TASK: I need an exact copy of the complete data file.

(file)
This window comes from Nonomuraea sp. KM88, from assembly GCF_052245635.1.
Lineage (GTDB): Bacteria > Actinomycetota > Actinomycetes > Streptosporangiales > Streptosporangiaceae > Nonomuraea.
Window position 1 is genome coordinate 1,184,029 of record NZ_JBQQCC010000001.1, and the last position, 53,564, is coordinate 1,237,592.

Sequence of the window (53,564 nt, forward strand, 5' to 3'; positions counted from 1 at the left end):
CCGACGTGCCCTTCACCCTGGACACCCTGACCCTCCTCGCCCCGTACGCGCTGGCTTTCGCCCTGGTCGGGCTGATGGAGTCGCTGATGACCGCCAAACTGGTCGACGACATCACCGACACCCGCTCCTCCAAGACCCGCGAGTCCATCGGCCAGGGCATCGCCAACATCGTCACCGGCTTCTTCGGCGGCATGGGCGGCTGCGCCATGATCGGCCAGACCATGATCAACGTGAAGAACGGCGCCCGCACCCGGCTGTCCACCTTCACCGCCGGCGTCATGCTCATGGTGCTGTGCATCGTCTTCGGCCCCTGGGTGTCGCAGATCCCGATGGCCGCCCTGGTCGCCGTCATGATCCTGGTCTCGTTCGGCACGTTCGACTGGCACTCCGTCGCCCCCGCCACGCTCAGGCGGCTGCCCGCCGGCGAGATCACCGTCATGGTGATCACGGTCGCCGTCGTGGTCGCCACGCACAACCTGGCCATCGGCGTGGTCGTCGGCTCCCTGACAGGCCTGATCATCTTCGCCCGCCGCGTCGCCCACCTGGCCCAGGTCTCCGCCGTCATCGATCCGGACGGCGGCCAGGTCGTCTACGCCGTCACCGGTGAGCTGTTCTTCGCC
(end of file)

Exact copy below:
This window comes from Nonomuraea sp. KM88, from assembly GCF_052245635.1.
Lineage (GTDB): Bacteria > Actinomycetota > Actinomycetes > Streptosporangiales > Streptosporangiaceae > Nonomuraea.
Window position 1 is genome coordinate 1,184,029 of record NZ_JBQQCC010000001.1, and the last position, 53,564, is coordinate 1,237,592.

Sequence of the window (53,564 nt, forward strand, 5' to 3'; positions counted from 1 at the left end):
CCGACGTGCCCTTCACCCTGGACACCCTGACCCTCCTCGCCCCGTACGCGCTGGCTTTCGCCCTGGTCGGGCTGATGGAGTCGCTGATGACCGCCAAACTGGTCGACGACATCACCGACACCCGCTCCTCCAAGACCCGCGAGTCCATCGGCCAGGGCATCGCCAACATCGTCACCGGCTTCTTCGGCGGCATGGGCGGCTGCGCCATGATCGGCCAGACCATGATCAACGTGAAGAACGGCGCCCGCACCCGGCTGTCCACCTTCACCGCCGGCGTCATGCTCATGGTGCTGTGCATCGTCTTCGGCCCCTGGGTGTCGCAGATCCCGATGGCCGCCCTGGTCGCCGTCATGATCCTGGTCTCGTTCGGCACGTTCGACTGGCACTCCGTCGCCCCCGCCACGCTCAGGCGGCTGCCCGCCGGCGAGATCACCGTCATGGTGATCACGGTCGCCGTCGTGGTCGCCACGCACAACCTGGCCATCGGCGTGGTCGTCGGCTCCCTGACAGGCCTGATCATCTTCGCCCGCCGCGTCGCCCACCTGGCCCAGGTCTCCGCCGTCATCGATCCGGACGGCGGCCAGGTCGTCTACGCCGTCACCGGTGAGCTGTTCTTCGCC